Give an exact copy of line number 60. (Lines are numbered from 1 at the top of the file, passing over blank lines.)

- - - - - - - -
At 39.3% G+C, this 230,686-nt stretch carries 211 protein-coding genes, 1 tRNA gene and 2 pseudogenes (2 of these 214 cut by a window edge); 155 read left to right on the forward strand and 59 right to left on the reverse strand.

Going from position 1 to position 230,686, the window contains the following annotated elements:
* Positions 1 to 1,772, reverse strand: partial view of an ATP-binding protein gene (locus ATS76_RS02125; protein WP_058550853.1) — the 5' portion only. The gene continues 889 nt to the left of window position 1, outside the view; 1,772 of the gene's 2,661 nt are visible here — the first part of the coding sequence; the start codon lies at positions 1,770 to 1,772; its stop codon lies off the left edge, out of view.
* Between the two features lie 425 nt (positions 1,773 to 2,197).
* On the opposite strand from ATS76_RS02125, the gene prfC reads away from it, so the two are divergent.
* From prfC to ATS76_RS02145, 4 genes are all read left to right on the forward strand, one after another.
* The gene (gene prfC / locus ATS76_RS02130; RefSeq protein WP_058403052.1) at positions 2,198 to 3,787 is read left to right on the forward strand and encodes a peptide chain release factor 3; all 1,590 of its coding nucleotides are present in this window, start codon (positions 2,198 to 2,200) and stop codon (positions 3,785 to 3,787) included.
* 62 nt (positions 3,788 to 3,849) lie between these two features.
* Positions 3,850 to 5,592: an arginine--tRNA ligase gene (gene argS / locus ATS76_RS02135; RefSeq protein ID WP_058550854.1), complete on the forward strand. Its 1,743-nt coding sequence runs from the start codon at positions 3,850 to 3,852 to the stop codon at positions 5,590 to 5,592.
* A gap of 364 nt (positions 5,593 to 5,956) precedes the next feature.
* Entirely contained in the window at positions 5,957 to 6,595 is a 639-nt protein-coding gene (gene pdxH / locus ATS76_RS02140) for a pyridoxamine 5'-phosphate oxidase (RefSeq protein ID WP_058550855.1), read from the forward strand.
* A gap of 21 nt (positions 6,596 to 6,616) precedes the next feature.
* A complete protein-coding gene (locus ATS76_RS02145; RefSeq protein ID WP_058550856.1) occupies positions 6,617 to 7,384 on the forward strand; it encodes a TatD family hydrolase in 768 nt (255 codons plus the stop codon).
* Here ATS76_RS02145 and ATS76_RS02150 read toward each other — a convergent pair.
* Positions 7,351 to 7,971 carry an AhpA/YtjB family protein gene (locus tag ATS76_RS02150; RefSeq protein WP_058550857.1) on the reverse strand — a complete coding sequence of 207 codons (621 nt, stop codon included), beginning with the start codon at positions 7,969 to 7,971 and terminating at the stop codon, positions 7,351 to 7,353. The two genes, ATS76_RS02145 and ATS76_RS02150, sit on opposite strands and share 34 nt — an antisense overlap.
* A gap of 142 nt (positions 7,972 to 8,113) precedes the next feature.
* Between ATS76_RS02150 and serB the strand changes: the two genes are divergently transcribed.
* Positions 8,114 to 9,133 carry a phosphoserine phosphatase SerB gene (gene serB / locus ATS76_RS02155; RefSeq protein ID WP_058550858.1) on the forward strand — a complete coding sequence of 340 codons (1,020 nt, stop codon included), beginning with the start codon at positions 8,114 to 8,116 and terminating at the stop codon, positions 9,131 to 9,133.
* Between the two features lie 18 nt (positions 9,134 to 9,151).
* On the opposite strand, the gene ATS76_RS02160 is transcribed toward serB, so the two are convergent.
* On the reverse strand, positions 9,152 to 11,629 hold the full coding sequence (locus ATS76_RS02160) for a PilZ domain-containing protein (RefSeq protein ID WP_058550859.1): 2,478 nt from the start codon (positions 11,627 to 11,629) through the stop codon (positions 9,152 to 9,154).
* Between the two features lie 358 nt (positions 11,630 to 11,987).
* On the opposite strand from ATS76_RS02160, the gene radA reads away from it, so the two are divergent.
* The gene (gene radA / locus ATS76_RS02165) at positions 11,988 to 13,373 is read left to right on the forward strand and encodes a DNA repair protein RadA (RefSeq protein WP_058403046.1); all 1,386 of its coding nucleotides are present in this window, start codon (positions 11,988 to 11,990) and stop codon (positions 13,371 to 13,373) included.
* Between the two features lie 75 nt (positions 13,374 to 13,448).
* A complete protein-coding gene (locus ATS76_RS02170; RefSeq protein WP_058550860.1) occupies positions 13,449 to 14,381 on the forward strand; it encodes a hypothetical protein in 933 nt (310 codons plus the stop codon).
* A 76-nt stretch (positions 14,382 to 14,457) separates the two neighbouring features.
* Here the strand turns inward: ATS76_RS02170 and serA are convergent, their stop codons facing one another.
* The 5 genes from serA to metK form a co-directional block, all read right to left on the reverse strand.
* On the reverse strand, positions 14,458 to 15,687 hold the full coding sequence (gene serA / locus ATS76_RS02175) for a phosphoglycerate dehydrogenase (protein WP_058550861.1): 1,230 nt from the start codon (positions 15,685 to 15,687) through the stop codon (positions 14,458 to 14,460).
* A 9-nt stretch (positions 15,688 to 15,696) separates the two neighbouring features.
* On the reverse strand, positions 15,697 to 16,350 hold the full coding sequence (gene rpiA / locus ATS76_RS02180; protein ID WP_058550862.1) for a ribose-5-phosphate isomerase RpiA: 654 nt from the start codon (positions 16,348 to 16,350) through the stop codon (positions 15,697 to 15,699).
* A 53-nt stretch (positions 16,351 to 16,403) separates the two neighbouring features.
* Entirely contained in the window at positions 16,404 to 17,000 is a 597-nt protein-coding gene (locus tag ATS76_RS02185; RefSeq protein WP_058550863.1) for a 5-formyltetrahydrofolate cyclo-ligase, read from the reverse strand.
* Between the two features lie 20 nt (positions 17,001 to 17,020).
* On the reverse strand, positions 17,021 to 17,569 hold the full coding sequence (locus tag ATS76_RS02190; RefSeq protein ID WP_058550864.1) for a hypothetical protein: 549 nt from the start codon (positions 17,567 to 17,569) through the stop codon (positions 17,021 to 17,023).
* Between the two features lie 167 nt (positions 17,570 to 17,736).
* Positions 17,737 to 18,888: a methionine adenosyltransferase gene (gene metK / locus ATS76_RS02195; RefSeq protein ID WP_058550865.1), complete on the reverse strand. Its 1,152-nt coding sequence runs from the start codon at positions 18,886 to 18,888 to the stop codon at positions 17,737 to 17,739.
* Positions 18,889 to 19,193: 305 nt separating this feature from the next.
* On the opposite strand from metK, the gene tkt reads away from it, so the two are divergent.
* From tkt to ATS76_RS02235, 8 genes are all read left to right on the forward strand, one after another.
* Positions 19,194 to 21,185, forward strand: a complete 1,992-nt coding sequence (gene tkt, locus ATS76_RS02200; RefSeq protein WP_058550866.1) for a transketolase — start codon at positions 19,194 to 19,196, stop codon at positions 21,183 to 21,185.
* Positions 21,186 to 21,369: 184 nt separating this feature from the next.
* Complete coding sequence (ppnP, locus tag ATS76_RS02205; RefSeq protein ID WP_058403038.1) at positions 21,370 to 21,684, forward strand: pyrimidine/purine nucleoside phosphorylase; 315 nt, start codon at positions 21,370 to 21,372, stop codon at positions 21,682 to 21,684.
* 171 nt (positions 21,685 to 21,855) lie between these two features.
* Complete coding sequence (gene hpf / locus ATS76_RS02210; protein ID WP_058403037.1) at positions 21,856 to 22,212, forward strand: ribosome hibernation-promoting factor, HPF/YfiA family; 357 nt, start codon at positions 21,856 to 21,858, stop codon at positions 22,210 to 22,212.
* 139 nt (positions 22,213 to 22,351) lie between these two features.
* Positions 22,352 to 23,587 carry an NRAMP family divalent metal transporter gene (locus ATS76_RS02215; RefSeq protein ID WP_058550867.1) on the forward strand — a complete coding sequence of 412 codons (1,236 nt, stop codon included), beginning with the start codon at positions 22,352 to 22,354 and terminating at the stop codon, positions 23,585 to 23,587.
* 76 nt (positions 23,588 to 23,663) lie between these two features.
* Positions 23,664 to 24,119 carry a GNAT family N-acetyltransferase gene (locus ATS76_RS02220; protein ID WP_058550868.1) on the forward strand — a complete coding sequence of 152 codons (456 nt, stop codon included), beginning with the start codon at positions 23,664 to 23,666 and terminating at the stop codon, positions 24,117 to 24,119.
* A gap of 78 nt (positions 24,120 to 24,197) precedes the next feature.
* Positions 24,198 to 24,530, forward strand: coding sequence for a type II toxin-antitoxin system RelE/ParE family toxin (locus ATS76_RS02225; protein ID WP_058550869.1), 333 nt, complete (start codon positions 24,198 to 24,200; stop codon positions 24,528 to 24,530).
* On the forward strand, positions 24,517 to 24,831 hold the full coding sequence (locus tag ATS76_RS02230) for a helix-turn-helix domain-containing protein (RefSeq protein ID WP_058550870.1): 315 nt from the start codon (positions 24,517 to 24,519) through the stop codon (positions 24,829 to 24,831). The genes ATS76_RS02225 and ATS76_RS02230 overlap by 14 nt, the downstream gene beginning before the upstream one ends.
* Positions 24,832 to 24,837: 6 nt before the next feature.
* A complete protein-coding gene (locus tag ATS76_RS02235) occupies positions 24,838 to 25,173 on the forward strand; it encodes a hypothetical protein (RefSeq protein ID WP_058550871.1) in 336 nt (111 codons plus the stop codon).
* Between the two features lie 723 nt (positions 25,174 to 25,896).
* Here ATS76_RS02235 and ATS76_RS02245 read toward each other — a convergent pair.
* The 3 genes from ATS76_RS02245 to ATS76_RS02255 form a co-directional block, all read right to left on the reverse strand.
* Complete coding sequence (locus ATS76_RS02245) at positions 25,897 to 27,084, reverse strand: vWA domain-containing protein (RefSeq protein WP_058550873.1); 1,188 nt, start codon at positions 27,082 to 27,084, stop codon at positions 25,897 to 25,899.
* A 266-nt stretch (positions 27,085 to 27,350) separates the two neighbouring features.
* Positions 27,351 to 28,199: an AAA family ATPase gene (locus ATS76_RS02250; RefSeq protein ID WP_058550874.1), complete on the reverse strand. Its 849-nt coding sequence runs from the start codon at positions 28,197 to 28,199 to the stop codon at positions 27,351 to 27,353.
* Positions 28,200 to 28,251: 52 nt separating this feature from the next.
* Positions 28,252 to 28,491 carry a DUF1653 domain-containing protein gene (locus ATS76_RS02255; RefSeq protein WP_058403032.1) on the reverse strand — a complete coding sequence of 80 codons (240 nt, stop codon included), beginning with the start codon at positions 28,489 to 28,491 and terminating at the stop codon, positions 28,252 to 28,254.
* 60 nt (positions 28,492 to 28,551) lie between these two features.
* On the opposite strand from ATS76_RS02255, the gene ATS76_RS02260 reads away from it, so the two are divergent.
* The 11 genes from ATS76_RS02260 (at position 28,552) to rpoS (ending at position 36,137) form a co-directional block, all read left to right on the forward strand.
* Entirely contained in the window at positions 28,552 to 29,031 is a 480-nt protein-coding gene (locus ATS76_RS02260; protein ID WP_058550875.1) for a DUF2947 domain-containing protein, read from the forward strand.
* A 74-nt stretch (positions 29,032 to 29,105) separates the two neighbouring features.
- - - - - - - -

* A 266-nt stretch (positions 27,085 to 27,350) separates the two neighbouring features.